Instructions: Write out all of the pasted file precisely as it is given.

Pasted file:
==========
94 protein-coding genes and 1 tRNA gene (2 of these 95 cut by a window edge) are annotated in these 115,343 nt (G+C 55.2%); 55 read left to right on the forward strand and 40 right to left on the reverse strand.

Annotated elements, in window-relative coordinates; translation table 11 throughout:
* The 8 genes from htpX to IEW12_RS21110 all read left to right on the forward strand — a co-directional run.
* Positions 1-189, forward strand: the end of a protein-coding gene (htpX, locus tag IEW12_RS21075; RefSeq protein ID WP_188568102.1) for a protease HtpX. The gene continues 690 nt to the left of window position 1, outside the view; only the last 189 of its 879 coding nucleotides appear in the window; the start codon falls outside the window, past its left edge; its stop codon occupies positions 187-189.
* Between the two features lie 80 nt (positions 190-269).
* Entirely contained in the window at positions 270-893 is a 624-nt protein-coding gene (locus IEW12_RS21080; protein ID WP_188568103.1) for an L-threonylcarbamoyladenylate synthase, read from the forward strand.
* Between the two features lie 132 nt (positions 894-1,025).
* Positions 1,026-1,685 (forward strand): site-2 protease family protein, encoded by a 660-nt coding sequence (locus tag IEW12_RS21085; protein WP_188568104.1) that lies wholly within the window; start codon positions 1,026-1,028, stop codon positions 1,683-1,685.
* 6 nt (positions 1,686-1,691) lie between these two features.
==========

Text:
94 protein-coding genes and 1 tRNA gene (2 of these 95 cut by a window edge) are annotated in these 115,343 nt (G+C 55.2%); 55 read left to right on the forward strand and 40 right to left on the reverse strand.

Annotated elements, in window-relative coordinates; translation table 11 throughout:
* The 8 genes from htpX to IEW12_RS21110 all read left to right on the forward strand — a co-directional run.
* Positions 1-189, forward strand: the end of a protein-coding gene (htpX, locus tag IEW12_RS21075; RefSeq protein ID WP_188568102.1) for a protease HtpX. The gene continues 690 nt to the left of window position 1, outside the view; only the last 189 of its 879 coding nucleotides appear in the window; the start codon falls outside the window, past its left edge; its stop codon occupies positions 187-189.
* Between the two features lie 80 nt (positions 190-269).
* Entirely contained in the window at positions 270-893 is a 624-nt protein-coding gene (locus IEW12_RS21080; protein ID WP_188568103.1) for an L-threonylcarbamoyladenylate synthase, read from the forward strand.
* Between the two features lie 132 nt (positions 894-1,025).
* Positions 1,026-1,685 (forward strand): site-2 protease family protein, encoded by a 660-nt coding sequence (locus tag IEW12_RS21085; protein WP_188568104.1) that lies wholly within the window; start codon positions 1,026-1,028, stop codon positions 1,683-1,685.
* 6 nt (positions 1,686-1,691) lie between these two features.